Holding back my tears and holding my breath, I reluctantly signed all the consent forms allowing the doctors to remove my son’s deteriorating appendix. I surprisingly, and coherently answer all the questions and list out what the anesthesiologist needs to know: sleep apnea, hearing loss, tinnitus, asthma.
I kiss my brave boy on his forehead right before they wheel him away.
Tears are flowing before I leave the pre-op area.
While it is true that I have witnessed my children be put under anesthesia 26 times before. IT DOES NOT GET EASIER. It gets familiar, but does not get easier. My feet get heavy as I walk away. Have you ever stood at the end of a shoreline and felt the tide wash sand on your feet? And as you stand there, and the tide ebbs and flows, your feet sink deeper and deeper into the sand. And soon, your feet are buried, almost up to your ankles and you try to lift your foot, but it is so heavy. And you feel unbalanced. But on the beach, the unbalanced feeling is fun. This is not. It’s just heavy.
I need a hug. I desperately need a hug. My husband cannot be by my side because, you know, “COVID rules”.
I tearfully text my family in one group text and then copy and paste the exact info to another chat group for my husband’s family.
I decided that maybe I could find the high risk specialist who cared for me when I was pregnant with the twins. Whenever I am at the hospital we unintentionally bump into one another. I thought I would surprise her and find her this time.
The surprise was on me! Her office relocated to a new location.
I am a glutton for punishment. I realized that I was on the same floor as the nursery and NICU. I ask the unit clerk if I could be allowed to visit “the wall” of the NICU. She tells me that unfortunately, they are not allowing visitors to the NICU, only parents. Stupid “COVID rules.” Tears. Tears I cannot control start rolling down my cheeks again. In between sobs I try to explain that I am not here to visit any babies. I just want to see “the wall”. I try to explain that my son is a NICU graduate. And I need to find his tile. I explain that he was in surgery. And I need to find comfort and hope. And if I could just touch his tile, it would mean so much to me.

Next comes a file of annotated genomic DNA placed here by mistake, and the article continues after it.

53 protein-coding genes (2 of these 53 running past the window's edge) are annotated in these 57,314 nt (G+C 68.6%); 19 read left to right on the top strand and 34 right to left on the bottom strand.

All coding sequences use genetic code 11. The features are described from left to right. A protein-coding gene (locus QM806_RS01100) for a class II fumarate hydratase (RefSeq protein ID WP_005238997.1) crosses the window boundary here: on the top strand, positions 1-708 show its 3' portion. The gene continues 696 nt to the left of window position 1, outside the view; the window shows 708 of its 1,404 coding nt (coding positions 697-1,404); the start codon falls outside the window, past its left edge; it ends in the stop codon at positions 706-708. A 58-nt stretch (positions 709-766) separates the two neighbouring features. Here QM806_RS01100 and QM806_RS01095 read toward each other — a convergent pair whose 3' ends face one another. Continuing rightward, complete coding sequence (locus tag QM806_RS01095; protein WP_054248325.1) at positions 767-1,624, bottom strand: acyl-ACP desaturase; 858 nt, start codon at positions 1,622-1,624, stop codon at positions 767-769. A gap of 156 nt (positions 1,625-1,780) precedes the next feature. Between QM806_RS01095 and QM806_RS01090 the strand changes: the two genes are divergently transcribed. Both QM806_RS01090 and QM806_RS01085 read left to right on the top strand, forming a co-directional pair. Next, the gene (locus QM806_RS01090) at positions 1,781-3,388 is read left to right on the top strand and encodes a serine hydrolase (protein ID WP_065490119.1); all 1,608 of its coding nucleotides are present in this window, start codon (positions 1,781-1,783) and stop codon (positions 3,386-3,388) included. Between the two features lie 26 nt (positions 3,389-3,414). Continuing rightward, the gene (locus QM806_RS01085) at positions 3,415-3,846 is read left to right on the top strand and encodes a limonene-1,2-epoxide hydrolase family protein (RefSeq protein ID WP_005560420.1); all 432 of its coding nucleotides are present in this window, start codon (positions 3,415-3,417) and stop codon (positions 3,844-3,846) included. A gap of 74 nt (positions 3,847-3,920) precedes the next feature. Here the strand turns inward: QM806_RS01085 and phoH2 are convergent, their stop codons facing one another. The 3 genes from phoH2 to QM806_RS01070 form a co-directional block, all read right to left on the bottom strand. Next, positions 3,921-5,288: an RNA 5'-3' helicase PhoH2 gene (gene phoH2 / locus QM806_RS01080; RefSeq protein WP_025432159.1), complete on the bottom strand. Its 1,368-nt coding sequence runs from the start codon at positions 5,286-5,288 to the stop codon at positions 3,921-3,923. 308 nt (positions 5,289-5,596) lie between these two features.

Now she has tears in her eyes. She bows her head and whispers “follow me”.
She brings me to “the wall”. I stand there in awe. Inspiring amazement. So many children that are alive because of the phenomenal men and women who dedicate themselves and their lives to saving the tiniest of lives. And there are so many more who did not make it to the reunion, but are living and thriving because of these doctors and nurses. It was just beautifully overwhelming. This is the first time I had visited “the wall”. After the 2016 reunion, I never went back to see the final product. Too many painful memories. But such a beautiful tribute.
I find my niece’s tile. She too is a graduate of the very same NICU. My lips start to quiver trying to stifle my emotions.
I find my daughter’s tile. Now come more tears.
I find my friend’s son’s tile. We met when our boys were in middle school and she and I quickly realized that we, as well as our sons, had so much in common. Both boys had the same rough start.
My eyes finally fall on my son’s tile. And I smile. And I cry. And I know how many times he was near death, but always pulled through. I know that he will be fine. I say all this to the unit clerk, who now needs to touch up her mascara. She allows me to take pictures.
As we head back toward the elevators, I thank her for not calling security on me and for having the compassion to allow me this moment. And before I knew it, I was kissing my groggy and loopy son in the recovery room. And now I cry tears of joy and relief.